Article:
Making a Difference

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This wasn’t the blog that I planned to post this week. I wrote this week’s (intended) blog yesterday, but today I decided to post something else. I am not exactly sure why other than the bookmark I found from Ruth’s Last Lecture. That, coupled with going to two funeral services this past weekend, is probably the reason that I am writing this. The blog I intended to post can wait.

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Most of the family who were present for Dad’s services.

The first of the two funerals services was my Father-in-Law’s. I wrote about Dad/Gramps/Will in a previous post. His service was held in Silver Springs, Florida in the church that he helped build. The church was full of loved ones, relatives from Maryland to Florida and many points in between, as well as many friends. Military honors were a part of the service. A lovely lunch was served after the funeral, then the family made our way to the graveside. There we said our last goodbyes to the family patriarch whose passing leaves the rest of us to carry on and keep the family together. May we be up to the task.

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Dad’s five children, standing in birth order: Dianne, Mike, Joe, Steve, and Phil.

The second service was a memorial service for a friend in Southport, NC, the owner (with his wife, Carol) of Northrop Antiques Mall. Chuck Mahoney was a gentleman in every sense of the word, which is what I will remember the most about him. He also had military honors bestowed upon him, given as gratitude for his service to his country. The family and friends who were gathered for Chuck’s service enjoyed a lovely lunch after the service at his home, followed by comments from many present about their memories of him.

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Funerals bring us back to what really matters. Family first, and friends who are family are included in our circle of love. We show our love by being present, if only for a few hours to say our goodbyes. Others show their love by being there for them and us; feeding us, providing sustenance for our journey.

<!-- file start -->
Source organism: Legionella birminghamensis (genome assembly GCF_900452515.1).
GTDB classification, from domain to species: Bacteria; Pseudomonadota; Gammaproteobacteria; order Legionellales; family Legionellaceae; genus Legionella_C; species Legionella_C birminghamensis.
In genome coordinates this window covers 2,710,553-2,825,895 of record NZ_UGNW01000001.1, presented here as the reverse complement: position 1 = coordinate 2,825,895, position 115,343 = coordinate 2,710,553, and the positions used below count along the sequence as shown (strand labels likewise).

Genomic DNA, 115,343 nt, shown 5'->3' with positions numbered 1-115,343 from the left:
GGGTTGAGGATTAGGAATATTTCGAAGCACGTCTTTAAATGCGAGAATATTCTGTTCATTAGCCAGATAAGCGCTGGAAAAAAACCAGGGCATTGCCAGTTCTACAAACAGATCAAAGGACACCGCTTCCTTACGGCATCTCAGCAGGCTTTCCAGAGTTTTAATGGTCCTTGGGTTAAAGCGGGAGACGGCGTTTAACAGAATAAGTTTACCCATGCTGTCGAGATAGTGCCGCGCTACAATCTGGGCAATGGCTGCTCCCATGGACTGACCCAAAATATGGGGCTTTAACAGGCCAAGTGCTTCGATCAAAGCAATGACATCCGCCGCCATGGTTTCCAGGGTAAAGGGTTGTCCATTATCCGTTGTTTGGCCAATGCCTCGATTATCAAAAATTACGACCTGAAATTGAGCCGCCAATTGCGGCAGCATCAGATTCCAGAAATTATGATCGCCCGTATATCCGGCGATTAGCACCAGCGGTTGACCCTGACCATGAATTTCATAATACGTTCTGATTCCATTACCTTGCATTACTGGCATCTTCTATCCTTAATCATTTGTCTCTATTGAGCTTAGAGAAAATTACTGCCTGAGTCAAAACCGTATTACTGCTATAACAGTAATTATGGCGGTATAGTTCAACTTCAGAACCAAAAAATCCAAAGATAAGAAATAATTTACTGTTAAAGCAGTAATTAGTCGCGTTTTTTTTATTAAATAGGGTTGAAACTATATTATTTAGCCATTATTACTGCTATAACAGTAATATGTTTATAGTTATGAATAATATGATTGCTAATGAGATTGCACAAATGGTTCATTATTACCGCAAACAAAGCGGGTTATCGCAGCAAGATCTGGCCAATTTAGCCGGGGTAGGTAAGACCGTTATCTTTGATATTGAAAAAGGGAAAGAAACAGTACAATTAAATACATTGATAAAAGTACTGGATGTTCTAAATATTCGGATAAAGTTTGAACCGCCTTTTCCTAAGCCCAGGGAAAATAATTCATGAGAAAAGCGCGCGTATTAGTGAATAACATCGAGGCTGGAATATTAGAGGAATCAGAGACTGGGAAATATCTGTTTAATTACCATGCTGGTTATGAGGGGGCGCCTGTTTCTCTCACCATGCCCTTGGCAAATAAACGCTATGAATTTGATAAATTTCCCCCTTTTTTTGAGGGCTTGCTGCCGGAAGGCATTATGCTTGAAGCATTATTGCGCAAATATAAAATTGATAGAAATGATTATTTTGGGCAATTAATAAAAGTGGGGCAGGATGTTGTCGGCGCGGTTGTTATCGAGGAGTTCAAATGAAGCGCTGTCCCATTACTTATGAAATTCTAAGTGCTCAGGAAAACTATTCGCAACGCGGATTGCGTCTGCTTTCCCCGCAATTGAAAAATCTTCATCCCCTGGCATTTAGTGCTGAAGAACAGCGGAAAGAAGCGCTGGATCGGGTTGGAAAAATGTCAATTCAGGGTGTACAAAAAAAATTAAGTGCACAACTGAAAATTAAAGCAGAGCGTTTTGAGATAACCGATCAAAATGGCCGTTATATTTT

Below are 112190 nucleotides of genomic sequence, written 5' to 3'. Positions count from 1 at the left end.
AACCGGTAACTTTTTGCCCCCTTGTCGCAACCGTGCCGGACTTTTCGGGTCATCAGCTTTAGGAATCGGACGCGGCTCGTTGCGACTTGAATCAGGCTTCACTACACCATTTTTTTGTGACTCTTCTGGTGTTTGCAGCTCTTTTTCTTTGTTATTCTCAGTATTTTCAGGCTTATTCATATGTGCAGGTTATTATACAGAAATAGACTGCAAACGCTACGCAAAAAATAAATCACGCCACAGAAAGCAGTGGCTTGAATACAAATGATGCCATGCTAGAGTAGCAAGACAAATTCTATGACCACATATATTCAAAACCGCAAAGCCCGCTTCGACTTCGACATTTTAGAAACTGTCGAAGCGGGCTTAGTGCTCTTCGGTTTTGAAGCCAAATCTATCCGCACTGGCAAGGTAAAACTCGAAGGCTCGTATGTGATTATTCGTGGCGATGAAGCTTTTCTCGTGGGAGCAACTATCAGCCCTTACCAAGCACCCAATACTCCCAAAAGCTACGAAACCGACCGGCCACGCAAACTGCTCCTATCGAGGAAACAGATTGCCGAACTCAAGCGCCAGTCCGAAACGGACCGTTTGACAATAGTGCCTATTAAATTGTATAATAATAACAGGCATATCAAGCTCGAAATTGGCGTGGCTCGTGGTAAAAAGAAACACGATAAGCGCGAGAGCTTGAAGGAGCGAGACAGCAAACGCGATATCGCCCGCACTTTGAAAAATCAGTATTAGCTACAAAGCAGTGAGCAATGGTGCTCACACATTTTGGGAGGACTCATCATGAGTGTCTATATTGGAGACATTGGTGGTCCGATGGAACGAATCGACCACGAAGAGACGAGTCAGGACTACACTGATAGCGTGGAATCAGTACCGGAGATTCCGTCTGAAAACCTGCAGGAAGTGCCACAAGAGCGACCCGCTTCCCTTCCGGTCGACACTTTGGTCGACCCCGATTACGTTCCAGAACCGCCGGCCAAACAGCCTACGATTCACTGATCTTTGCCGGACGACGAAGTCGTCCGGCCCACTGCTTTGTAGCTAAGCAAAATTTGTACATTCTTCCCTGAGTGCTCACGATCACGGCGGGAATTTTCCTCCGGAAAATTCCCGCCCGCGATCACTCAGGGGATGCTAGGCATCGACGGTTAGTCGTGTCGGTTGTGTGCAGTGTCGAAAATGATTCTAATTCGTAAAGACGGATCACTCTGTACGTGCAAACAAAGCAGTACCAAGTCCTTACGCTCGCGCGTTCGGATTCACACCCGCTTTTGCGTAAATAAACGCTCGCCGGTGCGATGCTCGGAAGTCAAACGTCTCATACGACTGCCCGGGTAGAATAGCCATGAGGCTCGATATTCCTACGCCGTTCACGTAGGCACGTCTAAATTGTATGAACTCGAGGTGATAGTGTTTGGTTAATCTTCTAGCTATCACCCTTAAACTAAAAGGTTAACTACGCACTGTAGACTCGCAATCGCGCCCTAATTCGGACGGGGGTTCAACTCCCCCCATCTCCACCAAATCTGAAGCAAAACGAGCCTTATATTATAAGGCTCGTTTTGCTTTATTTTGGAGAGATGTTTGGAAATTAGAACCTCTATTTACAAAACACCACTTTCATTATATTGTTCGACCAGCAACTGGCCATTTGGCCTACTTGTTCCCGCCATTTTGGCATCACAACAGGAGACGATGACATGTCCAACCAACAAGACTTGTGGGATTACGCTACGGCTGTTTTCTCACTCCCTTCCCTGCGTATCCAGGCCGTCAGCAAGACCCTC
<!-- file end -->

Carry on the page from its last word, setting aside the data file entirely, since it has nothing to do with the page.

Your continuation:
Now, the bookmark from Ruth’s Last Lecture. I received the bookmark at Ruth’s memorial service a few years ago and found it today in a bag I decided to use. I am often amazed by how things show up at just the right time. When I found the bookmark, I knew it was intended for this week’s blog.

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Ruth Glock was a professor at Iowa State University, a specialist in Textiles and Apparel. She was very credentialed, and she had co-authored a well-respected textbook. Ruth’s legacy lives on in many ways. She had taught her students many things and will be remembered for those things. But Ruth’s greatest lesson that she taught her students may not have had anything at all to do with academics. It had to do with a much more important subject matter; life.

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What Ruth may be remembered most for teaching her students was the Butterfly Effect, which was on the bookmark given to attendees at her memorial service, the bookmark I found today.  The Butterfly Effect comes from a book by Andy Andrews. The philosophy of the Butterfly Effect is that we have more impact on others than we may ever realize and that even our smallest actions matter. Every move we make, every action we take, matters. What we do today matters forever.

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As long as we live, our decisions and our actions matter. When we are no longer living, our legacy continues. What we do with our life today matters forever. More than the number of people who attend our funeral service, or those who come together to serve those in attendance. More than military honors.

Ruth’s bookmark reads, “God gave you a gift of 86,400 seconds today. How will you use yours to make a difference?” A worthy question for those of us still able to, to ponder.

Patti name

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About Patti Fralix

Patti Fralix inspires positive change in work, life, and family through Speaking, Consulting, and Coaching in three specialty areas: Leadership, Managing Differences, and Customer Service. Her leadership firm, The Fralix Group, Inc., has been helping clients achieve practical and tangible results for twenty-two years.
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